"Because... I... Wanted to," I eyeballed him with a look of determination. No I was not studying fashion. Fashion did not make the world go 'round (neither, technically, did international relations - a winning combo of gravity and the hand of God is responsible for that phenomenon. But still. International relations is closer than fashion). I knew I had a passion for fashion - I would spend my moments off sketching new outfits and designs (while other kids were out drinking and partying, I was having a fashion party for one. Good times. I sound like a fashion nerd… Promise I had a social life). But by the time grade 12 came along, and the dreaded High School Certificate exams loomed, I had shoved my more creative pursuits aside to study such lofty subjects as economics and modern history. Who has time for dresses when you are learning about truly marvellous and beautiful things such as federal reserves and budget deficits, the very building blocks of our society (granted, we spent our economics classes designing outfits for our next party, as most high school girls are wont to do. That's right, PARTY - told you I had a social life).
In any case, I all but forgot that I had a creative side (heck, I have at least 5 of them - probably had to create a few to write my economics essays with) and dismissed my sartorial aspiration as nothing more than a pipe dream. There was nothing to do with my degree that I could do with fashion, short of creating an item of clothing that would somehow engender world peace.
I had convinced myself that I was not creative. And I may not have been being creative, but that did not define me. However, I allowed it to.
Often, that's what we do – say "Oh, I'll leave that to the professionals" and confine ourselves to consuming rather than contributing to the world of art, which manifests itself every day.
We give up pay cheques for a pair of shoes (or in my case, ten pairs of shoes. Which reminds me, I need some new shoes) and wear them with our favourite outfits in a combination of self expression and necessity (as not wearing clothes is generally frowned upon), yet when someone asks if we are creative, we bashfully reply "No".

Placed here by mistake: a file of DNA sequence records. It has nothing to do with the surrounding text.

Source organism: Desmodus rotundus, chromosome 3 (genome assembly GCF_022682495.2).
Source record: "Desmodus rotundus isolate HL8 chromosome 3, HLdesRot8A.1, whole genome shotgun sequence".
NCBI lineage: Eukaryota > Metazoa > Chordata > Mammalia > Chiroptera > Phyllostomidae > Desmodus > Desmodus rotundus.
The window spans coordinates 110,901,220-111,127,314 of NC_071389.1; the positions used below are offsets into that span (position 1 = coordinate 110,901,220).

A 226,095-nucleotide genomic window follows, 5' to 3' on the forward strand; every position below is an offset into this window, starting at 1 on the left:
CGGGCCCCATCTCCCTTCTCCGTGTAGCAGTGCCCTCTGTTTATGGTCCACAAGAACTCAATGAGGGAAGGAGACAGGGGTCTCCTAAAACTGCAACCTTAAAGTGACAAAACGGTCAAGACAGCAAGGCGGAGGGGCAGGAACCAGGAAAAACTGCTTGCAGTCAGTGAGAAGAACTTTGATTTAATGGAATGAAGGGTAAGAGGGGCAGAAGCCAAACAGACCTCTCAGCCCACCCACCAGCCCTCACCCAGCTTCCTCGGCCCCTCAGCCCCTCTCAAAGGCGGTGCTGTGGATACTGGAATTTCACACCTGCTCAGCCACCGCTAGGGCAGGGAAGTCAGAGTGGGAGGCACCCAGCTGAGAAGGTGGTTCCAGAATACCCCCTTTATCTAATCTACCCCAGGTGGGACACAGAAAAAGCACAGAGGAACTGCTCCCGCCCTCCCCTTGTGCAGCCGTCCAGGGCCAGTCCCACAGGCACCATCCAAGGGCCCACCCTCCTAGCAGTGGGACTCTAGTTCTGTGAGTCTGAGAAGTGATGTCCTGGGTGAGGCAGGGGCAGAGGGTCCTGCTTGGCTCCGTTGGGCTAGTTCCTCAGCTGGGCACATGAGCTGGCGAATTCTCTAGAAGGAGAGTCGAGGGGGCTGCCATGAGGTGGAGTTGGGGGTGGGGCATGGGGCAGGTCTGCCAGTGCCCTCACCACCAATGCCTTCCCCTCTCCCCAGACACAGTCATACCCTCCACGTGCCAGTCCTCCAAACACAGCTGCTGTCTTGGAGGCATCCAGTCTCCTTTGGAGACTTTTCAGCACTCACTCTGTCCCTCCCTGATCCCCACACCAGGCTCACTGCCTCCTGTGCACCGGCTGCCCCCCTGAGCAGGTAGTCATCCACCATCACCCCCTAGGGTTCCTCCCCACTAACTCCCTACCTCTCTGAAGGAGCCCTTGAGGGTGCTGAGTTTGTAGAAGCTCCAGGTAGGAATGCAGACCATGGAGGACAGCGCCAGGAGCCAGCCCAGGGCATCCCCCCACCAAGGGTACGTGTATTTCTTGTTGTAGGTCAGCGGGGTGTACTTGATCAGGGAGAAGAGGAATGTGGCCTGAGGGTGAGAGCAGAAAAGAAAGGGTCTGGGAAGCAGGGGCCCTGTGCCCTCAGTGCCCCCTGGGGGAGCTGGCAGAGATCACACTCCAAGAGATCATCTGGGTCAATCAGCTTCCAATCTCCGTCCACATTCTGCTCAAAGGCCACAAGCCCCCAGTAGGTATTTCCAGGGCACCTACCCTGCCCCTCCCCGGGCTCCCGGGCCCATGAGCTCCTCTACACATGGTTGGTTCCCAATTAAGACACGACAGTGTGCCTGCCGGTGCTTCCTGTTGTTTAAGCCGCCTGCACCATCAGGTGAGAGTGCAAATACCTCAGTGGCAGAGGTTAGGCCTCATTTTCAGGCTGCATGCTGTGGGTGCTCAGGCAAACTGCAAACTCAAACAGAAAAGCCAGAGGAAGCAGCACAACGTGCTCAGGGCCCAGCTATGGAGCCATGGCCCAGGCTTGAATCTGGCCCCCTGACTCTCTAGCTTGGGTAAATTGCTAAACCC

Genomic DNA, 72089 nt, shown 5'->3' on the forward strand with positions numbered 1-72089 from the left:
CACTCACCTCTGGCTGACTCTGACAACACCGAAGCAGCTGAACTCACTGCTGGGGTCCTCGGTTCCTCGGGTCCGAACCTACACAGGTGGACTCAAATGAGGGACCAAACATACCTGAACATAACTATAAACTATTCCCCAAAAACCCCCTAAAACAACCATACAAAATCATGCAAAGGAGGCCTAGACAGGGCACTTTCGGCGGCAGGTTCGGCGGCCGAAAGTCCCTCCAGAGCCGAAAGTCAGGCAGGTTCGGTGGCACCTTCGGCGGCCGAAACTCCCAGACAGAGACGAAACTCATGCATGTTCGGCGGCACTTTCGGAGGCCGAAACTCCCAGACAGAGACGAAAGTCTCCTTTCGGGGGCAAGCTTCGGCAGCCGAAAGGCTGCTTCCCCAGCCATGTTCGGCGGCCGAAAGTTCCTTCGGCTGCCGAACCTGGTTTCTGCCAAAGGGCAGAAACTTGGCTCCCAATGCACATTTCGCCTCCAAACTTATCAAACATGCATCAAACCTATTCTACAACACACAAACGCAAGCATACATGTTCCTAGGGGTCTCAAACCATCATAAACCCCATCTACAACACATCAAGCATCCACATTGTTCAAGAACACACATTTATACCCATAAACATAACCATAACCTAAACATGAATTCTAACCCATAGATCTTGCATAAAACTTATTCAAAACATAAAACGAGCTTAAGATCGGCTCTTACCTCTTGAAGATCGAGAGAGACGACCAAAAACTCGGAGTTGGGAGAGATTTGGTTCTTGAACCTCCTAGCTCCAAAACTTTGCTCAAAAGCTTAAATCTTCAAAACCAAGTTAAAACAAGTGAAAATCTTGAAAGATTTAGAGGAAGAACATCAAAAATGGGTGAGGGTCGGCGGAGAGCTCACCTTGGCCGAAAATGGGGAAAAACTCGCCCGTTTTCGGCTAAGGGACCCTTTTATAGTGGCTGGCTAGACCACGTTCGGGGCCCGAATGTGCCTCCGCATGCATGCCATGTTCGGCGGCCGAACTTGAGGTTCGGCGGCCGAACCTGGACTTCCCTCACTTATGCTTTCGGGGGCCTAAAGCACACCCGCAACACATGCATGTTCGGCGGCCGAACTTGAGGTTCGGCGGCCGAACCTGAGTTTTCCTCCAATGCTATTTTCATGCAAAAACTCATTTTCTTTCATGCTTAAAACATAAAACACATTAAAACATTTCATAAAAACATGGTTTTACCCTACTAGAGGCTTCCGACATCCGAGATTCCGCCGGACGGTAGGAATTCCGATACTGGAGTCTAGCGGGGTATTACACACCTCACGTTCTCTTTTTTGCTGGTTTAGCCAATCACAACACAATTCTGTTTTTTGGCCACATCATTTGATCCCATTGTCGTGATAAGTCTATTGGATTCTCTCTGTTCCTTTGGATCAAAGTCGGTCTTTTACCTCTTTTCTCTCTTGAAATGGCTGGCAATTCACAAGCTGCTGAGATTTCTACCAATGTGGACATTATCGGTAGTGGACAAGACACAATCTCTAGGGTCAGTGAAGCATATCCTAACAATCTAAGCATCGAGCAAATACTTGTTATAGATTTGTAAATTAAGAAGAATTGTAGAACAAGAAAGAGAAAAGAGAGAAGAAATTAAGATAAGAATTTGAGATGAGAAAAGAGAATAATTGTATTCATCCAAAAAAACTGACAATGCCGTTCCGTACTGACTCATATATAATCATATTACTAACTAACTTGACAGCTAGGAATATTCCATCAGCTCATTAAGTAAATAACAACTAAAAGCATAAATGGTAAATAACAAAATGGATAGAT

Who are we kidding? We are creative creatures, us human beans (I am aware that it's "human beings" but imagine for a moment if we were all beans. How fun). According to the Christian faith, we were created in the image of a creative God, so each of us at least has a seed of the creative planted within us, waiting to grow.
It's time we stop letting our definitions define us - we should not be hemmed in (haha, 'hemmed' - fashion pun) by who we say we will be. You could define yourself as "not creative" one day and realise you are absolutely creative the next. I'm not advocating split personalities, merely saying that slapping a title on yourself will never define your whole being or personality. I dare the accountants among us to come out of their holes (sorry accountants, I'm sure you're not actually hole-dwellers) and start a fashion design company (as my friend from high school has - check out formejuste.com) or a cupcake business, or just bring the creativity back to number crunching (and I don't mean creating numbers. I'm talking creative facility, not moral deficiency).
All this talk of moral deficiencies brings me to a whole 'nother point of conversation: use your creative efforts for good. Not evil. Or self indulgence. All creative pursuits are not equal, neither are all expressions equally valid in my eyes. An abundance of creative content is presented to us on a daily basis and generally, what we feed ourselves on is what we end up craving. So next time you turn on the TV for your favourite vampire show (I know some of you are outraged but the idea of blood-sucking undead humans still fails to capture my imagination) and wonder where your sudden appetite for blood has come from, you know the answer (Jokes... But seriously. If you're perpetually watching shows about entitled teenagers, and have no idea why you're suddenly lusting for money, fame and awesome clothing, you should look no further). So let us think about and create things that are noble and noteworthy. Let us add to the world the creative touch which I know we all have, and let us have fun creating what we did not know we could create. Go forth and get creative!
Grace Mathew is a Sydney-based writer and recent graduate of Politics and International Business at the University of Sydney.